Why In The Heck Should I Be A Loyal Nurse? - page 2

by TheCommuter Asst. Admin

As a nurse, is it really worth it to show loyalty to your place of employment? Perhaps there truly are benefits to being a loyal employee. Maybe not. Your thoughts on workplace loyalty are probably dependent upon the... Read More


  1. 10
    I'm a full generation older than the Generation X'ers, and I feel exactly the same way they do: I'll remain loyal to an employer as long as they treat me right. They stop treating me right, or try kicking me to the curb with the garbage, I'm done---no questions asked. No nurse can afford to be loyal in a time when hospitals and corporations no longer feel they owe anything to the people who keep them in business.
  2. 10
    I was one who started in the seventies working for a hospital I genuinely felt there existed a reciprocal feeling of loyalty. We even had a union get enough signatures for a vote. The union lost. Now it's a completely different environment, sad to say. I learned that the hard way recently when I expected to be treated in an "old values" way, and got royally screwed for my efforts. It's very strange to feel like you've been a Pollyanna at over fifty years old. I learned my lesson, but there's still a profound sense of sadness that the name of the game now is to protect yourself first, and be very sparing when it comes to trusting their word.
    Babs1953, chevyv, MsBruiser, and 7 others like this.
  3. 5
    My Dad was a "company man" for most of my childhood until things at his company broke up in the late 1980s. I remember the company picnics and parties. His old coworkers and their families have remained lifelong friends with us.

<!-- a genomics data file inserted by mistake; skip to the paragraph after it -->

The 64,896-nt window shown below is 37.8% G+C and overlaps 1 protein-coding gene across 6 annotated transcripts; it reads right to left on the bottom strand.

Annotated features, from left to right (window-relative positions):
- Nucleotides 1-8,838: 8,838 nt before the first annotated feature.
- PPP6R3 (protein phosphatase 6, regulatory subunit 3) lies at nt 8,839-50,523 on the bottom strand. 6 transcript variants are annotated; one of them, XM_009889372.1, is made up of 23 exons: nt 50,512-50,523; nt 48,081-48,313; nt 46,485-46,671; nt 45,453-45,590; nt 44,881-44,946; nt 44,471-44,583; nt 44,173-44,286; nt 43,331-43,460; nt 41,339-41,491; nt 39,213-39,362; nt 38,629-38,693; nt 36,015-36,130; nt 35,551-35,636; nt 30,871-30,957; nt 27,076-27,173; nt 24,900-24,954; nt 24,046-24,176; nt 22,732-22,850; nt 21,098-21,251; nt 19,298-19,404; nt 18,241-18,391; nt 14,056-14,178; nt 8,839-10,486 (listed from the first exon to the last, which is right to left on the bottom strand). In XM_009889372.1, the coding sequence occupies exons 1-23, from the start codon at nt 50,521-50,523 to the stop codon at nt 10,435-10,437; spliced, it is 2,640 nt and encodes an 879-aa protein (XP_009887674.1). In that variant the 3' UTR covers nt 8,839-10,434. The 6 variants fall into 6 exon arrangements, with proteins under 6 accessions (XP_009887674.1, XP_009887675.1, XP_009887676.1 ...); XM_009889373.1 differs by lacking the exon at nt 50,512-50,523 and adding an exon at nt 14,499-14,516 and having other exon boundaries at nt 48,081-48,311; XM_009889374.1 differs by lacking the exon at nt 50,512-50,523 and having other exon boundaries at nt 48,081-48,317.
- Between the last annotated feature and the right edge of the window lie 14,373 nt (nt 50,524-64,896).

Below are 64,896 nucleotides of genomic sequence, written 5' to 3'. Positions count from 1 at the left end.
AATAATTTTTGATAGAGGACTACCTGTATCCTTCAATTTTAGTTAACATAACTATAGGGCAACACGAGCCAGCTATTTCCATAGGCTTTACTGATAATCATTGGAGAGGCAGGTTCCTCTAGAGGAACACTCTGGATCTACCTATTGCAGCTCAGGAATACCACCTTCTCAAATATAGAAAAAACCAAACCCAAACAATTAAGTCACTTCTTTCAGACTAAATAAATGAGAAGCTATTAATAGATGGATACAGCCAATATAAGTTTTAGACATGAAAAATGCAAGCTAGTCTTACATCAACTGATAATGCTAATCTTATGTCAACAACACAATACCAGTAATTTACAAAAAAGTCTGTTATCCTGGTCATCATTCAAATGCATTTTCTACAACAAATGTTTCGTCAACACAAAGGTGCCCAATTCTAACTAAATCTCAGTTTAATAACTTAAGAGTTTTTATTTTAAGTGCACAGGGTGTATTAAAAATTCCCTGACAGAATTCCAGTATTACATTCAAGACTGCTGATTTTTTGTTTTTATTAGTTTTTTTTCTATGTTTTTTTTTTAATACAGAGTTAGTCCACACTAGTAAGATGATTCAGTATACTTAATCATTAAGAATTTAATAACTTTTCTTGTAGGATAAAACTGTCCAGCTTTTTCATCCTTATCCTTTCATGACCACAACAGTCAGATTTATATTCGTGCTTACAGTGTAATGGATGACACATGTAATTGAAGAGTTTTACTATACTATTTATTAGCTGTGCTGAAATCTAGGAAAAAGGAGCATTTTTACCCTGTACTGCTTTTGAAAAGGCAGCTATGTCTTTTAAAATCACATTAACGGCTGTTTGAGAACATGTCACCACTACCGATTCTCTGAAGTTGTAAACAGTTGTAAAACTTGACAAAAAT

Those days aren't coming back anytime soon.
    Most of us have never experienced anything except the modern workplace.
    chevyv, AmericanRN, SweettartRN, and 2 others like this.
  4. 12
    I feel some loyalty towards my manager. There have been a couple times she's looked out for me. That's not being naive, as I was burned badly before I started working for her, so I've got my eyes wide open. She really is a good boss. (As far as bosses go! )
    But the company? Not so much. I'm just as loyal towards them as they are towards the nursing staff. And that is NONE. They'll screw us over in a heartbeat. Little things here and there add up to big things. They talk a good game with their non-profit philanthropic spouting off about our mission and ideals. But they're just as full of corporate doublespeak as an HCA or Wal-Mart.
    MsBruiser, Barley, KelRN215, and 9 others like this.
  5. 2
    I was very loyal to the 4 or so units where I worked...until I got into CRNA school.... WOOOT! Always advocate for yourself when it comes to issues outside direct patient care. No one else will do it for you.
    MedChica and anotherone like this.
  6. 1
    Quote from wooh
    I feel some loyalty towards my manager. There have been a couple times she's looked out for me. That's not being naive, as I was burned badly before I started working for her, so I've got my eyes wide open. She really is a good boss. (As far as bosses go! )